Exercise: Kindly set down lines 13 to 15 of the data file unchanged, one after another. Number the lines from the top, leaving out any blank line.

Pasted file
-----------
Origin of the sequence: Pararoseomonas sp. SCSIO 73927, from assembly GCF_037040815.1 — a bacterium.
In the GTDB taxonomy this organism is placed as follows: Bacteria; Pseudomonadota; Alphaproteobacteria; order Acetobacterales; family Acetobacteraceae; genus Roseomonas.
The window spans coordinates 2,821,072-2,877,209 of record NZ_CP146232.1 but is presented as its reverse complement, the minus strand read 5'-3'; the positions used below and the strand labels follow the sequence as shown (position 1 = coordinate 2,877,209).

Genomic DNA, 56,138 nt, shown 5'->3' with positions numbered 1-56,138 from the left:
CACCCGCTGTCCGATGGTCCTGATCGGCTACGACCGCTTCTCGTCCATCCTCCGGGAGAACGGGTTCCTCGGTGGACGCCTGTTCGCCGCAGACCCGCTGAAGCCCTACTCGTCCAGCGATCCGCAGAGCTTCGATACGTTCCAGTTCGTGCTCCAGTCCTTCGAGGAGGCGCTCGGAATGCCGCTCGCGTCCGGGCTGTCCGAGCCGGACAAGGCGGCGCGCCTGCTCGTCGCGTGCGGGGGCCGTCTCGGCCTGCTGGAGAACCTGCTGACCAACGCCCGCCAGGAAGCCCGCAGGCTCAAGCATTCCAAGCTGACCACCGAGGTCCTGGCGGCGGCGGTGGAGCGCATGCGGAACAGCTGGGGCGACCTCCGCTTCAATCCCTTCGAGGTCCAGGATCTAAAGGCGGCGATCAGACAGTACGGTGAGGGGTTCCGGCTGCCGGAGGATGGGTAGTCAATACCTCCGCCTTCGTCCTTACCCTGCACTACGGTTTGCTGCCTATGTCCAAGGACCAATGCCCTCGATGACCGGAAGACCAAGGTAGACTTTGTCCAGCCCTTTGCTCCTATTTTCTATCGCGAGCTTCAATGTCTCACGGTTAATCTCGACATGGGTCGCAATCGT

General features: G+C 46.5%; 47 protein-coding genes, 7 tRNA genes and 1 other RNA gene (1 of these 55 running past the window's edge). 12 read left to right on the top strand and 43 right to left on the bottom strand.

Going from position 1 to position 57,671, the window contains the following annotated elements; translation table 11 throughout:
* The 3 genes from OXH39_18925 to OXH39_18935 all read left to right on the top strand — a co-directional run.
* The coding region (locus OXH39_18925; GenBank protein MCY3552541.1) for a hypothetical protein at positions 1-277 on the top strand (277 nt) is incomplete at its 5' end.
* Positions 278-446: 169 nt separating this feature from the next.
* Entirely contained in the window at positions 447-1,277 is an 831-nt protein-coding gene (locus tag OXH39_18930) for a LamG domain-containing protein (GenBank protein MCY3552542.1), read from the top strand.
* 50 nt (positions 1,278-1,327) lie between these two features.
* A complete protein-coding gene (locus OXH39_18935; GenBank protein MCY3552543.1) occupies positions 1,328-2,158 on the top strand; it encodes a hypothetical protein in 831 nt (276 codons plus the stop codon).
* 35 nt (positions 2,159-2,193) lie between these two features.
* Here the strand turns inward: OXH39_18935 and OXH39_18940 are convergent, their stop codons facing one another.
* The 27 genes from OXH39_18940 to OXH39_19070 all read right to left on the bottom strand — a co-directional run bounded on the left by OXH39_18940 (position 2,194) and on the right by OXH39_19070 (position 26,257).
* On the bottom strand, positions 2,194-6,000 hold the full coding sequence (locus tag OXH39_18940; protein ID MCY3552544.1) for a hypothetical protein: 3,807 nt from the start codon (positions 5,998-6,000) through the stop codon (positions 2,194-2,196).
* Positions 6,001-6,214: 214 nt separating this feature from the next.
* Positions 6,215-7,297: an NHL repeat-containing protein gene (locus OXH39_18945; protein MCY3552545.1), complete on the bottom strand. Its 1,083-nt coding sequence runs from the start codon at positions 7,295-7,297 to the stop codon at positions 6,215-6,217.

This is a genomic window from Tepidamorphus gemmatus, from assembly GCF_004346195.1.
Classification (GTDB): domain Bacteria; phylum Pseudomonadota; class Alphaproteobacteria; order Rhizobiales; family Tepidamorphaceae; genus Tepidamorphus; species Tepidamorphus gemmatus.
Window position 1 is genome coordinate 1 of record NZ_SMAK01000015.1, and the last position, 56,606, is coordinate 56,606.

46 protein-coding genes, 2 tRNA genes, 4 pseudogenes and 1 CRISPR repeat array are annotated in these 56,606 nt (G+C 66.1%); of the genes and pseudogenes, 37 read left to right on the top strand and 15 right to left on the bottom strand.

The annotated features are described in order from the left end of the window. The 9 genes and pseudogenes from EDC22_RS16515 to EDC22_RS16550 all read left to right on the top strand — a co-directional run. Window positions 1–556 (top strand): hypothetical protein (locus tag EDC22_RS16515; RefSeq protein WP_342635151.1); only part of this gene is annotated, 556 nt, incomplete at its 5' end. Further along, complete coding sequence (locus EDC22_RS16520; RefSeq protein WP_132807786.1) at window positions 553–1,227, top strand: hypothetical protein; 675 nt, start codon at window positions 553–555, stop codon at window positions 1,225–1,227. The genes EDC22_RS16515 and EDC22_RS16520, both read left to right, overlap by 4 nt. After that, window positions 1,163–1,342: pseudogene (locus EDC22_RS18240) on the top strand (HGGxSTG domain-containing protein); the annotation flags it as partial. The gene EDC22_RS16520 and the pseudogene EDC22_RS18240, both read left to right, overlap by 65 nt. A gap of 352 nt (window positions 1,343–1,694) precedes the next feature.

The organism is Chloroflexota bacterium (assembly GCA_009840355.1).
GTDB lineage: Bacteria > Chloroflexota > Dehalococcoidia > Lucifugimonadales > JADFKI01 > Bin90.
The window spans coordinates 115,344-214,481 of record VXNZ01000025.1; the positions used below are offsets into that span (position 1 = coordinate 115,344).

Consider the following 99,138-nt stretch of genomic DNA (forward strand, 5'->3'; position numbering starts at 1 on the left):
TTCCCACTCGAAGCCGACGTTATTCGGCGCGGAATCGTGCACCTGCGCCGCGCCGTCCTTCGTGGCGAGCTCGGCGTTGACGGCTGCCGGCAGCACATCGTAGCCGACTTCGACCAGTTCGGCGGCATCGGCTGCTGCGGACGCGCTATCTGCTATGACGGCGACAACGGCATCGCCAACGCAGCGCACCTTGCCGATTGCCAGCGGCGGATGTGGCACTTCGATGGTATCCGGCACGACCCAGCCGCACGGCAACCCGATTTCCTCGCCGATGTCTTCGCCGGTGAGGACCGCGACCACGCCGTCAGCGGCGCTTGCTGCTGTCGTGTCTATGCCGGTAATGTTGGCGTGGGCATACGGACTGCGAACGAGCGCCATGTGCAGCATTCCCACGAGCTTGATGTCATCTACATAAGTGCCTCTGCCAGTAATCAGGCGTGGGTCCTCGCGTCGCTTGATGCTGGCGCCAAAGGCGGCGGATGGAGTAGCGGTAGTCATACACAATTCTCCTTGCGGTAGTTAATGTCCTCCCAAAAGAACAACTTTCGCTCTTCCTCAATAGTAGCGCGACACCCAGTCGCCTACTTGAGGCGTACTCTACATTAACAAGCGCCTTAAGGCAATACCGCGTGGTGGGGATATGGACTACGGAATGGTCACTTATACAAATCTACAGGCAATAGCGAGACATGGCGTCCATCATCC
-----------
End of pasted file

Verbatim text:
* A complete protein-coding gene (locus OXH39_18935; GenBank protein MCY3552543.1) occupies positions 1,328-2,158 on the top strand; it encodes a hypothetical protein in 831 nt (276 codons plus the stop codon).
* 35 nt (positions 2,159-2,193) lie between these two features.
* Here the strand turns inward: OXH39_18935 and OXH39_18940 are convergent, their stop codons facing one another.